Monday, 27 August 2012

Wet, wet, wet: rain induced ramblings on fly tying, noisy music and the worm.

A typical view out of my window this summer...

As usual throughout this summer, the rain is pounding against my window as I write this update. Will it never end? The Wharfe, and most other Dales rivers with it, have been up and down like yo-yos all through August, and particularly for the last couple of weeks, fly fishing opportunities have been very scarce indeed.

Perhaps if I were to be more philosophical about the whole business I would find a few beneficial aspects of the wet weather. For one, the trout should be clean of Argulus (river lice), making for a healthier fish population. Last season with all the low water it brought, I caught many fish which were plastered in these unpleasant little parasites, whilst this year I've only spotted one on a fish. Also another good point (and for me this is a big one) is that the rocks on the river bed are not as heavily coated in the cursed green slime which made wading last year akin to negotiating a field of bowling balls slathered in Vaseline. Finally, and perhaps most excitingly, all the extra water will have been allowing migratory fish to run the Ouse system far more easily this year. The Ure has been recording good salmon numbers all season, and hopefully this will have translated itself into a better run on the Wharfe too this year. Certainly the back end could be interesting. Hush hush though, we don't want them getting dragged out and knocked on the head. Now, where's my box of tube flies...
Anyway, despite all these concessions, to the close minded brownie basher - and yes, as much as I hate to say it I suppose that's what I am these days - floods are a royal pain in the arse. Many anglers would settle down to tie some flies in preparation for the next weather window, but despite seeing how that's a good way to keep your mind occupied, it just doesn't do it for me. I'm bad at fly tying, and I only dabble when I'm seriously low on nymphs and streamers. I find that for many experienced tiers, the act of dressing a hook becomes more of a means to itself than an endeavour to catch more fish. To those that enjoy it, fair enough, and I respect the skill and finesse it requires, for it is a trait I can appreciate but will never possess... not with these sausage fingers. Personally though, I'd much rather pay someone else to do a far better job than I would, save myself some time, and get on with the infinitely more important business of showing those pesky trout and grayling who's boss (it's them of course, but sometimes I like to kid myself otherwise when I catch one by fluke). I should probably try harder to be enthusiastic about the tying though, then I wouldn't be at such a loss for what to do at times like this!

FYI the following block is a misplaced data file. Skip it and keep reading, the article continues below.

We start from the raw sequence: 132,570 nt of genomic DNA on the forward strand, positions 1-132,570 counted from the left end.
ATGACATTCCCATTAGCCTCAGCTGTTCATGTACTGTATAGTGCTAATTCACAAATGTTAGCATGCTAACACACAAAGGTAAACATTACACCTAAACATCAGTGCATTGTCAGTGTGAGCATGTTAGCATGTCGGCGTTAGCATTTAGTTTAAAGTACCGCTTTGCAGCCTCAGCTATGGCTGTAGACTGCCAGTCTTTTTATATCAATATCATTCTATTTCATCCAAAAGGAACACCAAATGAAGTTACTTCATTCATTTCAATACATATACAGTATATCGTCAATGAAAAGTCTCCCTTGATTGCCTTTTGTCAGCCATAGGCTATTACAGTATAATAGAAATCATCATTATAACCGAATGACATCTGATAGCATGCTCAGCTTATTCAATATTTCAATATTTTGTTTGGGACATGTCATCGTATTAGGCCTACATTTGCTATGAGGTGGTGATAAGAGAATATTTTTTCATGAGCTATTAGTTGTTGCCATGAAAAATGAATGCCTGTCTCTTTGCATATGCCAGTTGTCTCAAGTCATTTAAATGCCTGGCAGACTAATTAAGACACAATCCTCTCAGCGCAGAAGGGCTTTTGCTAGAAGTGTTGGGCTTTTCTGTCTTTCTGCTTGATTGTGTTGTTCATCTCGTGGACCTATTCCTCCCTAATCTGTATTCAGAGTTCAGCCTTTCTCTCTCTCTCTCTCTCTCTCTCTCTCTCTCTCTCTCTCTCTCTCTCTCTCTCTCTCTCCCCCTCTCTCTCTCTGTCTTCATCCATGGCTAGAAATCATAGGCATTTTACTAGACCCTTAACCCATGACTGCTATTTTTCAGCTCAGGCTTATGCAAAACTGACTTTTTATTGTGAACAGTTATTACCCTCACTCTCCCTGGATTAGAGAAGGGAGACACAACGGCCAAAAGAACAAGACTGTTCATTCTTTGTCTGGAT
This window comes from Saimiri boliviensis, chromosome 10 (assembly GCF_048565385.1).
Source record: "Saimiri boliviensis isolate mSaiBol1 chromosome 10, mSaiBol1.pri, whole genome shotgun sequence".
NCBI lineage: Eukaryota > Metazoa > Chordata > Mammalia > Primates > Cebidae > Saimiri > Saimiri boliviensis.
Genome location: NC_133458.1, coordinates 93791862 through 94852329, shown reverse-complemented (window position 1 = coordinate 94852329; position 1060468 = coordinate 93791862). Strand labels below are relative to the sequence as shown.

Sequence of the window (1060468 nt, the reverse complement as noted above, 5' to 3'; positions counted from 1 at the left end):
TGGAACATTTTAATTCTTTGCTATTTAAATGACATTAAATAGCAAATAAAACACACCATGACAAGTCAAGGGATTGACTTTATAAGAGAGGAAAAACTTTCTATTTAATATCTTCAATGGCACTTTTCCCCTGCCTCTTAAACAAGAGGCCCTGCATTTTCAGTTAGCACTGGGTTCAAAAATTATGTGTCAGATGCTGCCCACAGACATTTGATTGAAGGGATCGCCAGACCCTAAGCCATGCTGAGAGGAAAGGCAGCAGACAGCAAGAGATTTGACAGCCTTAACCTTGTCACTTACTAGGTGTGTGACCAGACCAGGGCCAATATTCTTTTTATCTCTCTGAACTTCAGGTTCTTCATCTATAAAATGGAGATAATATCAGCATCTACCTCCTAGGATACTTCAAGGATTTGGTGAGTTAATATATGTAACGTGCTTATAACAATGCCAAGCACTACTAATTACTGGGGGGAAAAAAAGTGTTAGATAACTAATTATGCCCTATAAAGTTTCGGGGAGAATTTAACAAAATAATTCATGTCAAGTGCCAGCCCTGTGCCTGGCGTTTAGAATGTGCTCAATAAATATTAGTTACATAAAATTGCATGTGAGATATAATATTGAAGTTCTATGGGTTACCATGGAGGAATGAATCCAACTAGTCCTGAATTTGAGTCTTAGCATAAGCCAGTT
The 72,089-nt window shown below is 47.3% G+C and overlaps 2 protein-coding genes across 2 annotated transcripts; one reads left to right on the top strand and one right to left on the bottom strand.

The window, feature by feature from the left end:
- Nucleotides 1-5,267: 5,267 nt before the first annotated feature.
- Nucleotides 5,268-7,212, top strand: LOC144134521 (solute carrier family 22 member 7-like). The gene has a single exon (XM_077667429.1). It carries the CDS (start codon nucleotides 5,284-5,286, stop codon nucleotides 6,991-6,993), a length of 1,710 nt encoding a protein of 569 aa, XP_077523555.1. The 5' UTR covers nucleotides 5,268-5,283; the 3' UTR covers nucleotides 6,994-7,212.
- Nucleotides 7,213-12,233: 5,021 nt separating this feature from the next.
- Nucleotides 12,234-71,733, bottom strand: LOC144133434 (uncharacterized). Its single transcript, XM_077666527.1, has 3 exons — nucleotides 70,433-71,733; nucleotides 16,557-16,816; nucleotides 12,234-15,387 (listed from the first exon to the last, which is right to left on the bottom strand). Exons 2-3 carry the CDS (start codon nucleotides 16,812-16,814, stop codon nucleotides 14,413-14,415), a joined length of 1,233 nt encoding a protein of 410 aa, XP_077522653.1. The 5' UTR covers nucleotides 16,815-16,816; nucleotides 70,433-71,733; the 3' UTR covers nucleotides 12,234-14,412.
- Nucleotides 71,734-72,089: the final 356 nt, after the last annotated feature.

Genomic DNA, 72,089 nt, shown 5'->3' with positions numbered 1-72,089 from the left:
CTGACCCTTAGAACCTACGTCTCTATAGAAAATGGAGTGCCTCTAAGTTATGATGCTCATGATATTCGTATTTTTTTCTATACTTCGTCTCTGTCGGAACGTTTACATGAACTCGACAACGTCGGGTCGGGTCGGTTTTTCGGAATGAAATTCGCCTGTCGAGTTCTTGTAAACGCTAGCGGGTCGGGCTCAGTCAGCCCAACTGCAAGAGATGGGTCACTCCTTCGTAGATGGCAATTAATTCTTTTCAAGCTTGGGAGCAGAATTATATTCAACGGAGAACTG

Simple streamers - pretty much my only fly tying venture.

So, how have I been occupying myself? Well, in the same way I always do when there's no fishing on offer. Stupid amounts of press ups, unhealthy amounts of smoking, and scouring the internet for new music to damage my eardrums with. In the process of this, something caught my eye (well, ears) which I wouldn't normally touch with a bargepole, that being the work of a fairly low-key German dubstep producer going by the name of Nilow. Usually, bar a couple of exceptions, I despise this kind of thing which in general brings to mind images of a fax machine being roughly taken from behind by a bull elephant in Musth. Nilow's remixes though give off a much more chilled vibe which clicks with me. The track below in particular pleased me, and is a strong candidate to get slotted into one of my Youtube videos in future I think.